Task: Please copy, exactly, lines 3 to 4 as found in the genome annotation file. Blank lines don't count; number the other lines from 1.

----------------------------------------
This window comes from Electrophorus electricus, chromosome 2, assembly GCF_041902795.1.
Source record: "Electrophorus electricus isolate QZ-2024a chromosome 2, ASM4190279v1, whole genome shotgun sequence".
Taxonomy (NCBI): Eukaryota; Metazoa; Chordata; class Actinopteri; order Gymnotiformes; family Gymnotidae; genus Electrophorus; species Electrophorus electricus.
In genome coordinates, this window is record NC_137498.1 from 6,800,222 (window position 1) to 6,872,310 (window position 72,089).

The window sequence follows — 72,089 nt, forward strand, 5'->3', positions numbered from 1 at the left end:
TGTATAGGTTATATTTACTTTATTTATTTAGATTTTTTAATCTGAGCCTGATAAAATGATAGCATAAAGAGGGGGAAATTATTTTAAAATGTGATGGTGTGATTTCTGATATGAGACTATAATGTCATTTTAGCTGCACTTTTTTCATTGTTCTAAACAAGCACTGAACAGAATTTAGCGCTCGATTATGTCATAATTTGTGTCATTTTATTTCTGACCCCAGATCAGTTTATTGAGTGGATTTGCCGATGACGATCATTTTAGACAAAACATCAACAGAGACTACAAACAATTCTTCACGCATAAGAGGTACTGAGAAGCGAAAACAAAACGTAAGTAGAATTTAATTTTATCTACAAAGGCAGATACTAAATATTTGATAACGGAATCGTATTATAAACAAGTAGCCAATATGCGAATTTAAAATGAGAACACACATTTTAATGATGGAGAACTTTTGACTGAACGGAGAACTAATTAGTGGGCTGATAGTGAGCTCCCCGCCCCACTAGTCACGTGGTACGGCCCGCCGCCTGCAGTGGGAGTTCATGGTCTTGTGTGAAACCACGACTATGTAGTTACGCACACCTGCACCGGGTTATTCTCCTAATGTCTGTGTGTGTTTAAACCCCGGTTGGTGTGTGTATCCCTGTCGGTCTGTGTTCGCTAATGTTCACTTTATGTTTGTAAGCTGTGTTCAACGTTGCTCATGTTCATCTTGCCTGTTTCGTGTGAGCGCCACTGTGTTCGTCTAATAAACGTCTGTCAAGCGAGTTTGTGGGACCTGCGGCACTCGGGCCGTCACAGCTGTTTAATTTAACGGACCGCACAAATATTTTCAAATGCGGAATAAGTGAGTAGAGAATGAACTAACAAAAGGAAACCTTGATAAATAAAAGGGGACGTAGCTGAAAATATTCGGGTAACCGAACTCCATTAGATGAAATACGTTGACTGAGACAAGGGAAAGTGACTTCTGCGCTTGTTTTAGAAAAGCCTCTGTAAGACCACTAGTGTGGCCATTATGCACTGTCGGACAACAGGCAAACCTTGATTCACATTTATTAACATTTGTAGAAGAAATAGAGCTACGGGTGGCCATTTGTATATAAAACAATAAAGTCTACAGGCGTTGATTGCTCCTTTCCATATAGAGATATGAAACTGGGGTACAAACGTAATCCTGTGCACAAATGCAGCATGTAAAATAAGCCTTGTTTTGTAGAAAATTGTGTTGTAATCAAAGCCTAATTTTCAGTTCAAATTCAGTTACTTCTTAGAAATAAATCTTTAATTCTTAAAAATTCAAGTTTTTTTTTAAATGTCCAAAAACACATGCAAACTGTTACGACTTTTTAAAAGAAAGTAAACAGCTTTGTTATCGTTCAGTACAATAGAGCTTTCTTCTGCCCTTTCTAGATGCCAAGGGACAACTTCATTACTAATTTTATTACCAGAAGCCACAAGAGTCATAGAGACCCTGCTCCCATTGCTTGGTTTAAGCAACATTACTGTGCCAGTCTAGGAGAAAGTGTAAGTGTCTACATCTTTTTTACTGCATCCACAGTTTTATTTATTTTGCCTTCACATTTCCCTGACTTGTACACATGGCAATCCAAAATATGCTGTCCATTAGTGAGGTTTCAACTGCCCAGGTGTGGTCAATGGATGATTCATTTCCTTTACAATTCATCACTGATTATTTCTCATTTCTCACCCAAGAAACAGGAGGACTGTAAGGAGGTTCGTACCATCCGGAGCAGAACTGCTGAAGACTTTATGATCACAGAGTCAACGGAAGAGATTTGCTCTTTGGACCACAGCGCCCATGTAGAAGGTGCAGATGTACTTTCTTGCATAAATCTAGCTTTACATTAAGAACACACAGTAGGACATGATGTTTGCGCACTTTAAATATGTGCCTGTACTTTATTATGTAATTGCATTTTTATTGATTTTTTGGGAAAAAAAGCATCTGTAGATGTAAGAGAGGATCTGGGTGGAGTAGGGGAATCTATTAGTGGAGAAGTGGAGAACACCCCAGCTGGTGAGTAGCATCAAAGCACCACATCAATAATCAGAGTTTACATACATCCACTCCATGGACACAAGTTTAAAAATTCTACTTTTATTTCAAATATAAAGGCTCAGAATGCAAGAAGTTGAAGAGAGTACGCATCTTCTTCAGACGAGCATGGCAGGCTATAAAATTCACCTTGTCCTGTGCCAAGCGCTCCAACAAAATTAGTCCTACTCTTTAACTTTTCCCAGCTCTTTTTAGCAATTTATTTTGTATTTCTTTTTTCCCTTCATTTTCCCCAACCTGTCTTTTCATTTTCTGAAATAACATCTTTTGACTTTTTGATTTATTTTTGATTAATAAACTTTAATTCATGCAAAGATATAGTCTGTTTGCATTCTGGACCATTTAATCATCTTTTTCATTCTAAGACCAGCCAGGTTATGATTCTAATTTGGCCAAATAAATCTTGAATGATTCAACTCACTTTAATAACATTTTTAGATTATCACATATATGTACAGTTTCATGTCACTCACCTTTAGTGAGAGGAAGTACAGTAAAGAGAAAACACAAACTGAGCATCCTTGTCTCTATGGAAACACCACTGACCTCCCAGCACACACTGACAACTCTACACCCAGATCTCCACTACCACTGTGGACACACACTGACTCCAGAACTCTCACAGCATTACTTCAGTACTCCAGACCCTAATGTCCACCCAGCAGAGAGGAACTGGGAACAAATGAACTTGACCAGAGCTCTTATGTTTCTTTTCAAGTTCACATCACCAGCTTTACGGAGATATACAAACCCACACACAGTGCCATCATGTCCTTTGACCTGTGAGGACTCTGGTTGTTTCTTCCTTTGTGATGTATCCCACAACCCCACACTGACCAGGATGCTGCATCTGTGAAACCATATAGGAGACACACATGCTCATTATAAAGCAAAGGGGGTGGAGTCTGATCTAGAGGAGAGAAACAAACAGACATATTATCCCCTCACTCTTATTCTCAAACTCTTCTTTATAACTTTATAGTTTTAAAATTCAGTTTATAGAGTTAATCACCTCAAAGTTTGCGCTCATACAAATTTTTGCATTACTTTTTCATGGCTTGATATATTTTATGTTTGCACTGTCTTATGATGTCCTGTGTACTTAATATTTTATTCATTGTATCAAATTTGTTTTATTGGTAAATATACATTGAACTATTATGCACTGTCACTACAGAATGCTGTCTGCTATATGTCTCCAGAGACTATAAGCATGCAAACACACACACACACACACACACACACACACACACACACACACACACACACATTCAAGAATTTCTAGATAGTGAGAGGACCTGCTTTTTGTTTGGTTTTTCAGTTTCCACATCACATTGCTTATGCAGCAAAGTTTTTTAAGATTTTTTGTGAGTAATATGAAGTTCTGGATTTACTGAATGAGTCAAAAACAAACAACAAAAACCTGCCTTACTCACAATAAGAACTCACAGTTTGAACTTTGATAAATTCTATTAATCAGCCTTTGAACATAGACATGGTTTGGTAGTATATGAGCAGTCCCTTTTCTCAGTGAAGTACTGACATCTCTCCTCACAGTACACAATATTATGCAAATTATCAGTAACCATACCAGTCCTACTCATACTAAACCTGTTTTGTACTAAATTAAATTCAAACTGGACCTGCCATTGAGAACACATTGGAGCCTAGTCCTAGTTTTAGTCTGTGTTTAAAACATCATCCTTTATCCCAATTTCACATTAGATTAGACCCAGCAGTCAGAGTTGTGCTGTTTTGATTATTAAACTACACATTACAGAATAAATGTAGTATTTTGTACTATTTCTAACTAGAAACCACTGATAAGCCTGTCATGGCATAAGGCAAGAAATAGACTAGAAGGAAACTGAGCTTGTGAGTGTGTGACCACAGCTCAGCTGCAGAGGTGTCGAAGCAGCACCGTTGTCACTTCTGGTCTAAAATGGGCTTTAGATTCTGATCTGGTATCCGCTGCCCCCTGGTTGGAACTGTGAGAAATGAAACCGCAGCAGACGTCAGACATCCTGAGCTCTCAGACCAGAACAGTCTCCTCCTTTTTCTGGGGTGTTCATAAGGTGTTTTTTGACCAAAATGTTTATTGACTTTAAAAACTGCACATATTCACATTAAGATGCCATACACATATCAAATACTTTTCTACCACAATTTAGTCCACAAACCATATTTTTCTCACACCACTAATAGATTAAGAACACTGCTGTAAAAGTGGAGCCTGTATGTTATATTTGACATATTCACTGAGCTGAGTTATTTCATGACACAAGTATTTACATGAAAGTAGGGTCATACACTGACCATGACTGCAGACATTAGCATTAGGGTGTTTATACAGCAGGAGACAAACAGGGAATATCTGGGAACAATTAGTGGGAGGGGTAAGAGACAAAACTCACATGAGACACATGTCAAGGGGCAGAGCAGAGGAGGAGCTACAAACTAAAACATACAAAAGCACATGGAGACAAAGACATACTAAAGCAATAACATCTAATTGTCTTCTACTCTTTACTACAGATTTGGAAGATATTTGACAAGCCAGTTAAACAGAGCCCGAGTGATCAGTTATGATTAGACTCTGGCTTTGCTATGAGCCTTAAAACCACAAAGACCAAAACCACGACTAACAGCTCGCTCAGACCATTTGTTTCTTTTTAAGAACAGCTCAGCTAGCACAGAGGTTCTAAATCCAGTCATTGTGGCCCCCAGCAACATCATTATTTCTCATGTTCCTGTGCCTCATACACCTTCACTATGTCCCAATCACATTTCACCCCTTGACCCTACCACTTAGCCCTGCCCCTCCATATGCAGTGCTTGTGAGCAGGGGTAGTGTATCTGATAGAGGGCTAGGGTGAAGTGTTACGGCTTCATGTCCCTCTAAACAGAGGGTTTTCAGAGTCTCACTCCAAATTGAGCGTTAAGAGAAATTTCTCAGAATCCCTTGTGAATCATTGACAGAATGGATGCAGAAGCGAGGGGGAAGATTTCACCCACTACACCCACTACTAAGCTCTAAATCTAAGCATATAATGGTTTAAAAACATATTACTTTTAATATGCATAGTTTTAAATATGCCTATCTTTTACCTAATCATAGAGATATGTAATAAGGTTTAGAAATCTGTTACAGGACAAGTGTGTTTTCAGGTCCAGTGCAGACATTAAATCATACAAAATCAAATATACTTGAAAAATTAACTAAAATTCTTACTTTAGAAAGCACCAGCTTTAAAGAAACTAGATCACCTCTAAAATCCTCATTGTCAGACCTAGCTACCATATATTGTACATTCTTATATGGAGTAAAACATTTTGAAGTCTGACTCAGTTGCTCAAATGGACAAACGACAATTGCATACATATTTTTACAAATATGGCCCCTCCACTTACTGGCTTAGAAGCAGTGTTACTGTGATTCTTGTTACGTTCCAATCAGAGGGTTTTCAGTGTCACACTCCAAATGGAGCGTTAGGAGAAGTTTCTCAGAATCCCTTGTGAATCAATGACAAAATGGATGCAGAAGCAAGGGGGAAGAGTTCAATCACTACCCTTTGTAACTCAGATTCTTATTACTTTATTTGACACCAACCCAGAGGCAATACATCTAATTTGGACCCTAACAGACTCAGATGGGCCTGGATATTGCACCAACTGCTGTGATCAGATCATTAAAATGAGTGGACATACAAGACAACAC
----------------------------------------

Taxonomy (NCBI): Eukaryota; Metazoa; Chordata; class Actinopteri; order Gymnotiformes; family Gymnotidae; genus Electrophorus; species Electrophorus electricus.
In genome coordinates, this window is record NC_137498.1 from 6,800,222 (window position 1) to 6,872,310 (window position 72,089).